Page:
This continued in the 19th century, with publications like Punch in the British Empire and Le Père Duchesne in France, poking fun at the military establishment. This extended to media other print also. An enduring example is the Major-General's Song from the Gilbert and Sullivan light opera, The Pirates of Penzance, where a senior army officer is satirised for his enormous fund of irrelevant knowledge.

The increasing importance of cinema in the early 20th century provided a new platform for depictions of military subjects. During the First World War, although heavily censored, newsreels enabled those at home to see for themselves a heavily sanitised version of life at the front line. About the same time, both pro-war and anti-war films came to the silver screen. One of the first films on military aviation, Hell's Angels, broke all box office records on its release in 1929. Soon, war films of all types were showing throughout the world, notably those of Charlie Chaplin who actively promoted war bonds and voluntary enlistment.

The First World War was also responsible for a new kind of military depiction, through poetry. Hitherto, poetry had been used mostly to glorify or sanctify war. The Charge of the Light Brigade by Alfred, Lord Tennyson, with its galloping hoofbeat rhythm, is a prime late Victorian example of this, though Rudyard Kipling had written a scathing reply, The Last of the Light Brigade, criticising the poverty in which many Light Brigade veterans found themselves in old age. Instead, the new wave of poetry, from the war poets, was written from the point of view of the disenchanted trench soldier.

Leading war poets included Siegfried Sassoon, Wilfred Owen, John McCrae, Rupert Brooke, Isaac Rosenberg and David Jones. A similar movement occurred in literature, producing a slew of novels on both sides of the Atlantic including notably All Quiet on the Western Front and Johnny Got His Gun. The 1963 English stage musical Oh, What a Lovely War! provided a satirical take on World War I, which was released in a cinematic version directed by Richard Attenborough in 1969.

The propaganda war that accompanied World War II invariably depicted the enemy in unflattering terms. Examples of this exist not only in posters but also in the films of Leni Riefenstahl and Sergei Eisenstein.

Alongside this, World War II also inspired films as varied as Bridge on the River Kwai, The Longest Day, Catch-22, Saving Private Ryan, and The Sea Shall Not Have Them. The next major event, the Korean War inspired a long-running television series M*A*S*H. With the Vietnam War, the tide of balance turned and its films, notably Apocalypse Now, Good Morning, Vietnam, Go Tell the Spartans, Born on the Fourth of July, and We Were Soldiers, have tended to contain critical messages.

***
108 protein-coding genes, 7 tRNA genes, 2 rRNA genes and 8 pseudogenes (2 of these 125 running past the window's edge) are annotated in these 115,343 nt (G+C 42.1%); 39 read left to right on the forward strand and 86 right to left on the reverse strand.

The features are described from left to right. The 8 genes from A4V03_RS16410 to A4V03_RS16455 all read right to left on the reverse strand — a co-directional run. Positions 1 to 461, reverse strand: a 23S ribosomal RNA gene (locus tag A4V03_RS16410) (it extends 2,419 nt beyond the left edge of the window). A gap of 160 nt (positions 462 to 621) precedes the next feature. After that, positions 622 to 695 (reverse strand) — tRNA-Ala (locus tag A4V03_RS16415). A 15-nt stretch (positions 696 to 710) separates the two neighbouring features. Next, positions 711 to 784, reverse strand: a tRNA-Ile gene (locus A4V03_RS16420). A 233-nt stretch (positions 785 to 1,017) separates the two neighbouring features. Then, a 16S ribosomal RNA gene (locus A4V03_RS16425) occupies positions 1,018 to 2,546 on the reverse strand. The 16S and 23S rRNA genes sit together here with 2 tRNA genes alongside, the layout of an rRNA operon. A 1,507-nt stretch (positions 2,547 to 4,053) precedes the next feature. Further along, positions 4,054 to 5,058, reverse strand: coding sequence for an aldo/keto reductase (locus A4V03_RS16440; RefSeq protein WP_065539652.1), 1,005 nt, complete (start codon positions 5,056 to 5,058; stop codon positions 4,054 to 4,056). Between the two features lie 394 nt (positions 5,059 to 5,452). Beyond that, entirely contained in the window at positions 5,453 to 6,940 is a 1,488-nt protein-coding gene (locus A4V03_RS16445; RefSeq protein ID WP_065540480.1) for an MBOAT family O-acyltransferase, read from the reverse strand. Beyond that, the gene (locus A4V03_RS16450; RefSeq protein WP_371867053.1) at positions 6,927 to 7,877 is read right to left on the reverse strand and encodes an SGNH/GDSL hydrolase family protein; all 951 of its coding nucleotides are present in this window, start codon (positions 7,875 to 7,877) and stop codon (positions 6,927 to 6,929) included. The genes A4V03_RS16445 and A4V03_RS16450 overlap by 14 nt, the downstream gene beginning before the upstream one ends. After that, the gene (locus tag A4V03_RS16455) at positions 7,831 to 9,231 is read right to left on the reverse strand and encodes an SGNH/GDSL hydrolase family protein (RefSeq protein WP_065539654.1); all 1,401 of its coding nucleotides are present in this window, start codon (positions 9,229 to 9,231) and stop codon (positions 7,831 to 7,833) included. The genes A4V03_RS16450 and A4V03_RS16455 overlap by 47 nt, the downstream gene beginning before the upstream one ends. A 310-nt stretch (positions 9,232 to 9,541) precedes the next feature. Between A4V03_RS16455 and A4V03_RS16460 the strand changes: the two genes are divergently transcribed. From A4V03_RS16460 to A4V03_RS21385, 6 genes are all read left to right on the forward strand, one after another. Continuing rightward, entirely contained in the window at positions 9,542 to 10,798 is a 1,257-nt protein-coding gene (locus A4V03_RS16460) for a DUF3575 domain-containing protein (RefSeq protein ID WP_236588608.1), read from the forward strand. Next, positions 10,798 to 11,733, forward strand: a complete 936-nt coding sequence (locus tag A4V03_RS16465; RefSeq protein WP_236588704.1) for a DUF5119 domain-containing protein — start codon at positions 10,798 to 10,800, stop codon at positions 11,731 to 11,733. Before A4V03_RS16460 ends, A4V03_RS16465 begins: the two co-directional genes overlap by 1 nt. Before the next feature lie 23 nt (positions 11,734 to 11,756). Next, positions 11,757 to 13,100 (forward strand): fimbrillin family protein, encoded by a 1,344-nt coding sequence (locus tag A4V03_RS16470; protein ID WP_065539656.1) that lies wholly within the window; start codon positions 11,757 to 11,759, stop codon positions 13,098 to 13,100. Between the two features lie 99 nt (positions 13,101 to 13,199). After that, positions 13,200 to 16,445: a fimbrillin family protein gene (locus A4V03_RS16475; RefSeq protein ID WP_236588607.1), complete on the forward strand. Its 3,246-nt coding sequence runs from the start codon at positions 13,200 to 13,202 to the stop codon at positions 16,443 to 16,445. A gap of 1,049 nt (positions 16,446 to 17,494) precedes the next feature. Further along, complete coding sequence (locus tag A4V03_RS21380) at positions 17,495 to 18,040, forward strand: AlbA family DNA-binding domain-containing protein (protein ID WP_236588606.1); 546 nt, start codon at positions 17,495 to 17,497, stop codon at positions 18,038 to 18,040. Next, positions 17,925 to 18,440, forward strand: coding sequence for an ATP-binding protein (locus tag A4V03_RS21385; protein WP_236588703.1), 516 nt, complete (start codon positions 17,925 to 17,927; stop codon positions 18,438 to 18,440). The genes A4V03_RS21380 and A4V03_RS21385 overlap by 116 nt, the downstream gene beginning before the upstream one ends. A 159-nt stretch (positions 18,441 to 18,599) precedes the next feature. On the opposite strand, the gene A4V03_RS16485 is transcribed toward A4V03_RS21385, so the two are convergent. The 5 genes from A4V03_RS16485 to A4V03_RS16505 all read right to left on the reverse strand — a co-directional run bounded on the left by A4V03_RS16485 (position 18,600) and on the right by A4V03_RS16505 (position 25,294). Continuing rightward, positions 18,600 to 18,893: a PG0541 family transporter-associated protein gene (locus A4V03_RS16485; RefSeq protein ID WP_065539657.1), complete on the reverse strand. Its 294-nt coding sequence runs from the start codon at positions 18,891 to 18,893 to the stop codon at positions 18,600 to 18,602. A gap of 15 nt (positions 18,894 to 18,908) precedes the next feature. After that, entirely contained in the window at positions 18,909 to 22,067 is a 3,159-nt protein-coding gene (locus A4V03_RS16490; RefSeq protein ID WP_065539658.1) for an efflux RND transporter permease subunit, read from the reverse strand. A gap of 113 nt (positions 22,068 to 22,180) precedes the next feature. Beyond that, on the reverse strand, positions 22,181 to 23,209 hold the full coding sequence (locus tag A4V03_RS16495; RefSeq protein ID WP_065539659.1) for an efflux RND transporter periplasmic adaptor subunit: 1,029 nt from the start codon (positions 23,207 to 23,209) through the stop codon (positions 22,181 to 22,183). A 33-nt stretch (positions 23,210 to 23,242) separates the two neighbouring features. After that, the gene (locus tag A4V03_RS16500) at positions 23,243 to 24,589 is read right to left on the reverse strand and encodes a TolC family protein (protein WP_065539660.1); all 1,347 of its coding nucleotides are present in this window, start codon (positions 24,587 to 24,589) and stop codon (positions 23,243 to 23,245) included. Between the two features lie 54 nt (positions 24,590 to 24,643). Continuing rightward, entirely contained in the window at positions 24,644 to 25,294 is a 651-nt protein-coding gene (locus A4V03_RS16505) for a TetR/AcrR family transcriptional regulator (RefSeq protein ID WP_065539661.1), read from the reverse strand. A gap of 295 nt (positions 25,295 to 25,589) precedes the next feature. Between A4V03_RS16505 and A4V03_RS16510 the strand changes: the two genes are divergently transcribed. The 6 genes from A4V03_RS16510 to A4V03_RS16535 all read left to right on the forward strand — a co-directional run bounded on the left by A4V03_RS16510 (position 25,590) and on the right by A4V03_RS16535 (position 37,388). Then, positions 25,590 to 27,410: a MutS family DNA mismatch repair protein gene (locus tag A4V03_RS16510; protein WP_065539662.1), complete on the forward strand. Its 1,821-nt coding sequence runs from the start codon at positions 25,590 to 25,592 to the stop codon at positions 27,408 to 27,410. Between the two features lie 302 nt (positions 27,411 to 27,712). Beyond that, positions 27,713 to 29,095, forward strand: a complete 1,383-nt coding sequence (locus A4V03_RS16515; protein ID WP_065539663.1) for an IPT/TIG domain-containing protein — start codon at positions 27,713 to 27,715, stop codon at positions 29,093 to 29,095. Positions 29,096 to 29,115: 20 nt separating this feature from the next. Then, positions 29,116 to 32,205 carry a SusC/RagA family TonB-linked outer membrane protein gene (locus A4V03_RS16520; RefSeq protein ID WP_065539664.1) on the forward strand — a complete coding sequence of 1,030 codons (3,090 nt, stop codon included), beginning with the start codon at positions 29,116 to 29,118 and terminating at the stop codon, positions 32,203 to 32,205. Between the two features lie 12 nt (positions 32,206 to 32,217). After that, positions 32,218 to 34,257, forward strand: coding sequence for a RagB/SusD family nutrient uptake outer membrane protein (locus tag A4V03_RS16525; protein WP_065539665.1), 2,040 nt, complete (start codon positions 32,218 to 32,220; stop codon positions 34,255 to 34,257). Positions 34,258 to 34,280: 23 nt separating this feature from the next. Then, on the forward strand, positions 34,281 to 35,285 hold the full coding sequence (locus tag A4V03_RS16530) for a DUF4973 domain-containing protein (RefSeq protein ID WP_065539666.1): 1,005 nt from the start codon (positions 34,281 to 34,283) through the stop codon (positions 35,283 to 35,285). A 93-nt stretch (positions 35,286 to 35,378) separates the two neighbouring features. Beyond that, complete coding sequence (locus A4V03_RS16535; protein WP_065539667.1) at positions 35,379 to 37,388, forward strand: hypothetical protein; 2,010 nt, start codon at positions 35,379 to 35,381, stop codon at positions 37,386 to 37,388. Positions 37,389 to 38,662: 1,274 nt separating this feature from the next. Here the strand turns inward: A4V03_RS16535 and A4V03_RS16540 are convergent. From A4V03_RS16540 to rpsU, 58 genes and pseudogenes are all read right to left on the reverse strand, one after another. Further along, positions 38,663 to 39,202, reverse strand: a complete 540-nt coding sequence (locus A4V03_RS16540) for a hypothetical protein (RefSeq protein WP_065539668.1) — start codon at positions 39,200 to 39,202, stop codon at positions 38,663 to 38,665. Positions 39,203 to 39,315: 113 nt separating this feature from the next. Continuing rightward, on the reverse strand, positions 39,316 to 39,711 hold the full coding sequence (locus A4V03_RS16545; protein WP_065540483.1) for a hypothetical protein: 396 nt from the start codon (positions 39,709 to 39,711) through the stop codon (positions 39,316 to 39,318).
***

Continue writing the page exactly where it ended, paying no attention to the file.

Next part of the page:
There is even a nursery rhyme about war, "The Grand Old Duke of York", ridiculing a general for his inability to command any further than marching his men up and down a hill. The huge number of songs focusing on war include "And the Band Played Waltzing Matilda" and "Universal Soldier".

Masculinity in the military

Masculinity and perceptions of masculinity plays an important role in the military. Military organizations form roles and responsibilities that they expect members to adapt to especially under adverse and life-threatening conditions. Just like it is used within society, masculinity is a word that is associated with the military quite often as gender hierarchy exists in relation to gender subordinated gender constructs. Studies of masculinity within the military have been conducted with British servicemen and it was determined that military forces are masculine institutions and the military culture support this. According to soldiers, toughness, endurance, physical prowess and aggression are requirements to be an effective soldier. Military cohesion is created by social rituals which entails almost total subordination to the group and a sense of depersonalization. In addition, military culture is characterized by extremely high levels of social cohesion that is considered essential to the unit's operational efficiency. . This masculine emphasis separates rather rigidly the male from the female and puts them in conflict with one another. There have been some attempts of changing this perception late in the 20th century as women in combat have been portrayed in movies like "G.I. Jane", "Saving Private Ryan", and "Down Periscope".